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Freedom IncorporatedAnticommunism and Philippine Independence in the Age of Decolonization$
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Colleen Woods

Print publication date: 2020

Print ISBN-13: 9781501749131

Published to Cornell Scholarship Online: January 2021

DOI: 10.7591/cornell/9781501749131.001.0001

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Epilogue

Epilogue

A Friendship Written in Blood

Chapter:
(p.185) Epilogue
Source:
Freedom Incorporated
Author(s):

Colleen Woods

Publisher:
Cornell University Press
DOI:10.7591/cornell/9781501749131.003.0007

This epilogue illustrates how the transformation of anti-imperial struggles into Cold War “fronts” enabled and legitimated the Philippine state's use of repression and coercion. As elsewhere, anticommunism in the Philippines was never simply about combating adherents to the communist cause; the widespread dissent and uprisings in the immediate postwar period challenged a U.S. foreign policy agenda that relied on the Philippines to serve as a model of “orderly” decolonization. In response, the Philippine government, with U.S. aid and support, enacted a campaign of state violence that equated dissent with disloyalty and cast alternative ideas regarding the political and economic direction of postindependence years outside the legal bounds of political debate. In effect, the state was not required to allow those who were deemed to be communists the same freedoms that a liberal state otherwise promised its citizens. In ways strikingly similar to those of the 1950s and the Marcos era, Philippine activists continue to face the reality of state-sanctioned political terrorism today.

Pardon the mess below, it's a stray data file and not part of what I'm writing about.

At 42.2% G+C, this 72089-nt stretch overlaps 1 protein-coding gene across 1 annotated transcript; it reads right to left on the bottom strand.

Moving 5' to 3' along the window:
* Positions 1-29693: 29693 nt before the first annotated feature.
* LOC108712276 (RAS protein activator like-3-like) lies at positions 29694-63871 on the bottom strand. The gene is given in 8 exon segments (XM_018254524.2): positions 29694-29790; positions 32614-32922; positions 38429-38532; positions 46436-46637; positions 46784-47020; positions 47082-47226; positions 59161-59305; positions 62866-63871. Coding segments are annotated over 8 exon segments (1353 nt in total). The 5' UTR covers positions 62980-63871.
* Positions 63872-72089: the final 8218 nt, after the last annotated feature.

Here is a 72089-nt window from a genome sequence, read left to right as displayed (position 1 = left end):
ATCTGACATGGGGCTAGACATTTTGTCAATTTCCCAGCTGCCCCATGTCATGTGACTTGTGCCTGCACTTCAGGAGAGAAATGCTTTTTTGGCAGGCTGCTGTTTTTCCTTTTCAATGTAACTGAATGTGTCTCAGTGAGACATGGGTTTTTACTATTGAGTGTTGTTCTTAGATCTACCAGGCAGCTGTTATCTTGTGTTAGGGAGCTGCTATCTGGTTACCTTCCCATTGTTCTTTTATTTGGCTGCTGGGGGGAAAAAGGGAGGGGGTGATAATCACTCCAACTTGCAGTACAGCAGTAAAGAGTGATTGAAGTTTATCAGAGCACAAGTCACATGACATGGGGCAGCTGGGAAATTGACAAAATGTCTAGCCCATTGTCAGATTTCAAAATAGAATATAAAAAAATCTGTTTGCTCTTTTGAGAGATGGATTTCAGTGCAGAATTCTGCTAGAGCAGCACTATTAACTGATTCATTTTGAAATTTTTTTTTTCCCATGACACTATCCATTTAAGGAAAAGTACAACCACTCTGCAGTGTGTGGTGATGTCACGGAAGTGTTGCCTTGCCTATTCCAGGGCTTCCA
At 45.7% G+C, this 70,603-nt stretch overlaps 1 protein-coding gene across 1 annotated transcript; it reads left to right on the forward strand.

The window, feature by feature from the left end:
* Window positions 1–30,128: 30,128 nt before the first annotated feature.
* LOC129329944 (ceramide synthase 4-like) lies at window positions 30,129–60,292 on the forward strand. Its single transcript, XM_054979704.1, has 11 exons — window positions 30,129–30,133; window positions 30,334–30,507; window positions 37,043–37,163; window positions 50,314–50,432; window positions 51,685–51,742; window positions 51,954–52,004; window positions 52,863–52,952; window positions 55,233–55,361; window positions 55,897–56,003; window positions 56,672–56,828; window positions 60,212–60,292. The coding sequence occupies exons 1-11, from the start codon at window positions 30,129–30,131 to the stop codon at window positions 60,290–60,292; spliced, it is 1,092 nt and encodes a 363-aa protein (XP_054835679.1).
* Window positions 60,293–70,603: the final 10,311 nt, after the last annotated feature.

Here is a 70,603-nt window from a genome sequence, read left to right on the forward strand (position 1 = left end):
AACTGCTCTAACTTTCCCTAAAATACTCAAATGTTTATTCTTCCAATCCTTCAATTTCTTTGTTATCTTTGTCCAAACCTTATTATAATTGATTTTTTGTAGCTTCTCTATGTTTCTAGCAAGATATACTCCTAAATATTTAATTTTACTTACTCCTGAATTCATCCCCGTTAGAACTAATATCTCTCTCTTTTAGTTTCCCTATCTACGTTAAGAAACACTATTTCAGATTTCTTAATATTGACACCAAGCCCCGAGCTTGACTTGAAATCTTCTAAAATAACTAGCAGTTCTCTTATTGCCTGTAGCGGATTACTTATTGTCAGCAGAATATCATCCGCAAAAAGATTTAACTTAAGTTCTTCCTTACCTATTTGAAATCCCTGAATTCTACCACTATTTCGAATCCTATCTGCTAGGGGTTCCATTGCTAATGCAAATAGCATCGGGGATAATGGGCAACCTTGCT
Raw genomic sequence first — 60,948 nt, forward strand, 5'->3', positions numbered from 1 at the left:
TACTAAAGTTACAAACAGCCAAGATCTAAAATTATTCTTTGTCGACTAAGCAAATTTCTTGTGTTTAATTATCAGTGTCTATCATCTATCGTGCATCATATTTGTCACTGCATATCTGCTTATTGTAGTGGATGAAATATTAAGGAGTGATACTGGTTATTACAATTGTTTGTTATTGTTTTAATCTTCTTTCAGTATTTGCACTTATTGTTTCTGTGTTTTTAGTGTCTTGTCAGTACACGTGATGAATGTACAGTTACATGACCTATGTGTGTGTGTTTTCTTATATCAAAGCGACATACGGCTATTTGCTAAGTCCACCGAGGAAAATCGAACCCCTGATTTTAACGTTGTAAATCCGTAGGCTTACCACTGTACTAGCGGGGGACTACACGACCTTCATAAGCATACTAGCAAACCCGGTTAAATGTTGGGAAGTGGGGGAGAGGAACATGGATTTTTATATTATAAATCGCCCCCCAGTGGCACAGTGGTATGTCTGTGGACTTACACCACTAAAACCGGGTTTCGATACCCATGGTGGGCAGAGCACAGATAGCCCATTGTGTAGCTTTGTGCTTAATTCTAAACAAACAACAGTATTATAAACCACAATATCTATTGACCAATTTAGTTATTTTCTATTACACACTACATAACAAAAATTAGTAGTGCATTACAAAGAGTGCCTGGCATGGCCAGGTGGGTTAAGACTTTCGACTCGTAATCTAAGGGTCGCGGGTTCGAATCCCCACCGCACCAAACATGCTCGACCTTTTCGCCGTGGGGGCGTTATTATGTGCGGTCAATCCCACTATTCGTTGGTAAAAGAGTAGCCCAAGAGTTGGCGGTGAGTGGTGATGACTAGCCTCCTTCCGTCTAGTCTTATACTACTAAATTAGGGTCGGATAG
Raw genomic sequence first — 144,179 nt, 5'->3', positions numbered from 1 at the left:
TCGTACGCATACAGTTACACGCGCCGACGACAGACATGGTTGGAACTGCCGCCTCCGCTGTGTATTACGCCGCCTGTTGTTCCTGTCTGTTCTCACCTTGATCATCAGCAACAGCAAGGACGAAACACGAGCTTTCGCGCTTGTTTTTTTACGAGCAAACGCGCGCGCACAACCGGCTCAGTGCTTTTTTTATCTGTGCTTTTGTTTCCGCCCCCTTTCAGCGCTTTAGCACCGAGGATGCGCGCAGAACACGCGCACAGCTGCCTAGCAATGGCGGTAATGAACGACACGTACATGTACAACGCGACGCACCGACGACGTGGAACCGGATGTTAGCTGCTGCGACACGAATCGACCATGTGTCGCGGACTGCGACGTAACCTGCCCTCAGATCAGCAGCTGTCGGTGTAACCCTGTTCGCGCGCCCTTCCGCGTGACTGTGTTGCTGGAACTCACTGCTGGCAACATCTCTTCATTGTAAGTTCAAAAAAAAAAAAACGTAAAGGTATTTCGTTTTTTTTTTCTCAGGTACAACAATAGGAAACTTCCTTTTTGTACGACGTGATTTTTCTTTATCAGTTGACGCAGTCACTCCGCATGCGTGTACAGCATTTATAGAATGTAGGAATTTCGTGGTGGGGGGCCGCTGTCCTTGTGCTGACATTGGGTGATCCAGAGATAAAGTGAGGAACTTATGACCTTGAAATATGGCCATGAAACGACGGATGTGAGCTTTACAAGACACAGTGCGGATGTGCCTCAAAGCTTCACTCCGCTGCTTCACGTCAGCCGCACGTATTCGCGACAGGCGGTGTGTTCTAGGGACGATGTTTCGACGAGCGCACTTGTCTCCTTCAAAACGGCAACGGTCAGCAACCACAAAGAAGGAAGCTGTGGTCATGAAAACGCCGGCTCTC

Keywords:   Philippines, anticommunism, dissent, U.S. foreign policy, decolonization, Philippine government, U.S. aid, state violence, Philippine activists, political terrorism

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